The Washington Nationals will not have any arbitration hearings to prepare for next month after settling one-year contracts with each of their six eligible players.

The last of those agreements came Friday afternoon, when the Nationals settled with shortstop Trea Turner, left-handed reliever Roenis Elías and right-handed pitcher Joe Ross. Turner will make $7.45 million in 2020, according to a person familiar with the situation, and has two more years of arbitration eligibility following this season. Elías will make $1.975 million, according to two people with knowledge of his contract, and could be an important piece to an evolving bullpen. Ross’s one-year deal is for $1.5 million, according to a person familiar with it, and he is expected to compete for the final spot in the rotation.

The deadline to exchange salary figures for arbitration hearings was Friday at 1 p.m. and it took until the evening for the Nationals and Turner to settle. Washington had previously avoided arbitration with three players, agreeing to one-year deals with outfielder Michael A. Taylor ($3.325 million), right-handed reliever Hunter Strickland ($1.6 million) and infielder Wilmer Difo ($1 million).

Last February, the Nationals had arbitration hearings with Taylor and reliever Kyle Barraclough. Teams and players typically try to avoid such hearings because they tend to damage relationships. The hearings include the team telling a player why he is less valuable than he or his agent believes. The player is in the room. The room is tense. They end with a neutral arbiter choosing between two options — the player’s presented salary or the club’s.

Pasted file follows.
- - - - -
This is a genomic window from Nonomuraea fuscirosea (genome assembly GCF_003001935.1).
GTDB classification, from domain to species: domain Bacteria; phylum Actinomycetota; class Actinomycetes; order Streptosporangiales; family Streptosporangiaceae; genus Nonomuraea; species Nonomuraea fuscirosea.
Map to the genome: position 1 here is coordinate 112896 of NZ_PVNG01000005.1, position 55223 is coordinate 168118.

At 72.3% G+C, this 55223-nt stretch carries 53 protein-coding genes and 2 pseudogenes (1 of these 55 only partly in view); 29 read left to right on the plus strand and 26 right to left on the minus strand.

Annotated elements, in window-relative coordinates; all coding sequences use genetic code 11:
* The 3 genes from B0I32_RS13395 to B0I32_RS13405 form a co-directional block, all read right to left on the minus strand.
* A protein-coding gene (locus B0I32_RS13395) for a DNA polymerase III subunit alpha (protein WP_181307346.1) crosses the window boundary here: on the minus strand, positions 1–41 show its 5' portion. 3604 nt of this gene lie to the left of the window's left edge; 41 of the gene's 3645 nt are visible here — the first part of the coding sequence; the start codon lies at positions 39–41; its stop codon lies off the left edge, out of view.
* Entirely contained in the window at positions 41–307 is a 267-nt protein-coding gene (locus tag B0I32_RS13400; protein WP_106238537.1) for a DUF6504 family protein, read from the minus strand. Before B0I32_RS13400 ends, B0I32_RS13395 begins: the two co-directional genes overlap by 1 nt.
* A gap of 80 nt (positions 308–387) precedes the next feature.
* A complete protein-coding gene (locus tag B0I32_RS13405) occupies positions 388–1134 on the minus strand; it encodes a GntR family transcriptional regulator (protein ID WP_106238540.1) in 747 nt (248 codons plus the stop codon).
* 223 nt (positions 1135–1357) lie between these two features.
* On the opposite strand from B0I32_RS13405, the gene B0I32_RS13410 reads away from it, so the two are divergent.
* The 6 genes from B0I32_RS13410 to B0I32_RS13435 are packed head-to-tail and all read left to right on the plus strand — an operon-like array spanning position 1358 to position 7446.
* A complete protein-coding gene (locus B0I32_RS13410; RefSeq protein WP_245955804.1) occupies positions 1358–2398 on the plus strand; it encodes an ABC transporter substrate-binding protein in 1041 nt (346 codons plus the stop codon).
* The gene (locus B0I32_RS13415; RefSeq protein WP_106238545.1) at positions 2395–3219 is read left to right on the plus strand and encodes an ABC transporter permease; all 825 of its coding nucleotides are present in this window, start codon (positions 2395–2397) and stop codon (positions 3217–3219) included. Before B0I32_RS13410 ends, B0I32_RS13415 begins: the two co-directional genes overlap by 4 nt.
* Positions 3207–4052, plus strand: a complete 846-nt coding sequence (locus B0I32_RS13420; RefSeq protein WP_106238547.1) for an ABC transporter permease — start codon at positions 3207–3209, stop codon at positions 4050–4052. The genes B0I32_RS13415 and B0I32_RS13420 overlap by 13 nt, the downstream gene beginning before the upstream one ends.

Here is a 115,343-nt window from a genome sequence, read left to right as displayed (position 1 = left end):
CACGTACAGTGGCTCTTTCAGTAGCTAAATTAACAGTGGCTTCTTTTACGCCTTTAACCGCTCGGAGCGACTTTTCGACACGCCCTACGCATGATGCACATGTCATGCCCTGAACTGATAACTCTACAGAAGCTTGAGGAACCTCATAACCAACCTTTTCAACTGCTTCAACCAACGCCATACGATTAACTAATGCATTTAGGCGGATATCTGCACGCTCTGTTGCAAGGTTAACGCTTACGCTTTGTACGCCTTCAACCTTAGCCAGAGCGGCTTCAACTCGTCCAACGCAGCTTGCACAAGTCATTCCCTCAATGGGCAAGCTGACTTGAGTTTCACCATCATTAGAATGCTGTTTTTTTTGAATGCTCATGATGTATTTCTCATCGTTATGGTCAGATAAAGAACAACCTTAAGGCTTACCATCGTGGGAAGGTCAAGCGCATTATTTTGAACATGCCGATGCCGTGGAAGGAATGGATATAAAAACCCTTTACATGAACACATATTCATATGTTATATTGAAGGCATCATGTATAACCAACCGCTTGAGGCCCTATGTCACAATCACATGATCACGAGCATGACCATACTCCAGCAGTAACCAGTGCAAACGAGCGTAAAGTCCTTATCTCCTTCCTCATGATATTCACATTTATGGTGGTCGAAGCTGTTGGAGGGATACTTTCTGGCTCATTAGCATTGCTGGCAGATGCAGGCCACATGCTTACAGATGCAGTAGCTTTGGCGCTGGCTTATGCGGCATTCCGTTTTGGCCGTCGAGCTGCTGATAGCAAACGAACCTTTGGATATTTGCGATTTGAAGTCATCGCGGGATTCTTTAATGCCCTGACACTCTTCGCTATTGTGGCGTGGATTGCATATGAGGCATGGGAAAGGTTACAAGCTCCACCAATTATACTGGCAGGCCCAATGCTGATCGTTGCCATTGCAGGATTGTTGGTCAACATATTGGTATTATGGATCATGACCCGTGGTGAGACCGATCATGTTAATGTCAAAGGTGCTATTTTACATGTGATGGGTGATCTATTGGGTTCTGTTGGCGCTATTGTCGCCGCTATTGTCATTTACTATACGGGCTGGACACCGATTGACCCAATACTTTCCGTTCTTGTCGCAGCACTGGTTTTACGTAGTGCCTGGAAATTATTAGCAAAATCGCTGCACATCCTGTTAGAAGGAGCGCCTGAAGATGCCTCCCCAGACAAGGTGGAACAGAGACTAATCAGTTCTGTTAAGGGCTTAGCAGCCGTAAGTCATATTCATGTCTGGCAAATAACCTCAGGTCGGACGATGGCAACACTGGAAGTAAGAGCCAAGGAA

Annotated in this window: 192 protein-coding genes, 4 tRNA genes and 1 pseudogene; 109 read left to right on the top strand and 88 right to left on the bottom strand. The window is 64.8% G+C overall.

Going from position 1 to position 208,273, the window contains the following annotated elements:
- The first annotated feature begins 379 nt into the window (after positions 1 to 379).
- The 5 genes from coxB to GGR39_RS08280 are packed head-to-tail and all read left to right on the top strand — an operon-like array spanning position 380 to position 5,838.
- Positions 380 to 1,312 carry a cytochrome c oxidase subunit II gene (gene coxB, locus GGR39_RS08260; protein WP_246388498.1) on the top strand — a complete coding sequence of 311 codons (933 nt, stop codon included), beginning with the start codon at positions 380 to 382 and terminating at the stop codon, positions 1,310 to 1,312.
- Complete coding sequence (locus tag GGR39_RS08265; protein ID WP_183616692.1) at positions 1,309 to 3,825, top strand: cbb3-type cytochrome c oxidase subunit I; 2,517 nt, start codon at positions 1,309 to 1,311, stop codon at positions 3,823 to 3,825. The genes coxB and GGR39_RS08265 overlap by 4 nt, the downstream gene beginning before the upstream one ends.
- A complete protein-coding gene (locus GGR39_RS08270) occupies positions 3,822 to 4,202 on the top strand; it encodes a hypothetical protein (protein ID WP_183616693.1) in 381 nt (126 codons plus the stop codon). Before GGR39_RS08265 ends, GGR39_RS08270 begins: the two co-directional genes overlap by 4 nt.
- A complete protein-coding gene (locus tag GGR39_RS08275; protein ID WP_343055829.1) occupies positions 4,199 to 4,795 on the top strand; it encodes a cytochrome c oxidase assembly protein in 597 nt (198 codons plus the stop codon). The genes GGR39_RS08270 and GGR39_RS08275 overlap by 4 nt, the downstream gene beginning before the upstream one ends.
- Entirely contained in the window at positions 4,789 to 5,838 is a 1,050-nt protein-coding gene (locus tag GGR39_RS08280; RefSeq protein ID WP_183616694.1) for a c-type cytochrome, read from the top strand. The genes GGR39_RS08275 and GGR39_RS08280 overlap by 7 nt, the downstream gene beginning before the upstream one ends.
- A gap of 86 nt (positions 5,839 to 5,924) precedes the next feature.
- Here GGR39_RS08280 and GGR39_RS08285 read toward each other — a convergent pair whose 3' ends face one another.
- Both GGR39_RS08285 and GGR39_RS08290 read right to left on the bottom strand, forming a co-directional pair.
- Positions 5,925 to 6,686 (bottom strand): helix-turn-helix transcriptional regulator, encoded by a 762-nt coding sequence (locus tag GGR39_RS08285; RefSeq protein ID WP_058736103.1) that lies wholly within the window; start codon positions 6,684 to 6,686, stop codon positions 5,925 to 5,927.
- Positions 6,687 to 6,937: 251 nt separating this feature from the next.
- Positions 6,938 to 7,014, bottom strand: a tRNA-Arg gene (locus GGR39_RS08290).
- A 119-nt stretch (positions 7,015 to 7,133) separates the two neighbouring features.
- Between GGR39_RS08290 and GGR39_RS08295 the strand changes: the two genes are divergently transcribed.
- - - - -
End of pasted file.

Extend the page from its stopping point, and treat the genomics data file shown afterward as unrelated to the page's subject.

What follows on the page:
Turner, 26, is a key to a future without Anthony Rendon. Turner started 122 games last season, missed 39 with a broken right index finger and still hit .298 with a .353 on-base percentage, a .497 slugging percentage, 19 homers and 35 steals. The fracture led to a bone spur in his knuckle, then the tendon scarred into the top of the finger. The injury was not repaired until offseason surgery in November. He played through the pain, not sitting for four months, and helped the Nationals win their first championship.

In the coming years, the Nationals are expected to explore a long-term contract with Turner, who is on track to hit free agency in 2023. They view Turner as a franchise cornerstone, and he has been consistently off limits in trade discussions. The idea is that he will spend the bulk of his career in Washington, forming a core with young outfielders Juan Soto and Victor Robles.

But that’s a puzzle for another day. The Nationals checked arbitration off their to-do list and can move ahead with filling out their team for 2020. They remain interested in bringing back Ryan Zimmerman on a low-cost, short-term deal. They have only two spots left on their 40-man roster. Pitchers and catchers report to West Palm Beach, Fla., in a month, and then the title defense begins.

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